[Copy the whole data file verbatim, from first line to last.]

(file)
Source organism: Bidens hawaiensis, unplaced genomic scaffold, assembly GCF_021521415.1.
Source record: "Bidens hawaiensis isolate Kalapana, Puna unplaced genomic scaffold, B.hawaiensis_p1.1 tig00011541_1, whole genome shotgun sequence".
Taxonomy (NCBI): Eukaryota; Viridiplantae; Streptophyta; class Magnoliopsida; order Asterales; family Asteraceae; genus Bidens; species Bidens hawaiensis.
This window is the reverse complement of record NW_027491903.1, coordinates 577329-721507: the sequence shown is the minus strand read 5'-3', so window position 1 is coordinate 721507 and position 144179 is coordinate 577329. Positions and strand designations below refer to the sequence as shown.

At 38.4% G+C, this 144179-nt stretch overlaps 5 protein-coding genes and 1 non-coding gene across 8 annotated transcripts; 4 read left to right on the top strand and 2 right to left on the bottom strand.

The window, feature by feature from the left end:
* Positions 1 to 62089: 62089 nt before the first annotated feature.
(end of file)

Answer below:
Source organism: Bidens hawaiensis, unplaced genomic scaffold, assembly GCF_021521415.1.
Source record: "Bidens hawaiensis isolate Kalapana, Puna unplaced genomic scaffold, B.hawaiensis_p1.1 tig00011541_1, whole genome shotgun sequence".
Taxonomy (NCBI): Eukaryota; Viridiplantae; Streptophyta; class Magnoliopsida; order Asterales; family Asteraceae; genus Bidens; species Bidens hawaiensis.
This window is the reverse complement of record NW_027491903.1, coordinates 577329-721507: the sequence shown is the minus strand read 5'-3', so window position 1 is coordinate 721507 and position 144179 is coordinate 577329. Positions and strand designations below refer to the sequence as shown.

At 38.4% G+C, this 144179-nt stretch overlaps 5 protein-coding genes and 1 non-coding gene across 8 annotated transcripts; 4 read left to right on the top strand and 2 right to left on the bottom strand.

The window, feature by feature from the left end:
* Positions 1 to 62089: 62089 nt before the first annotated feature.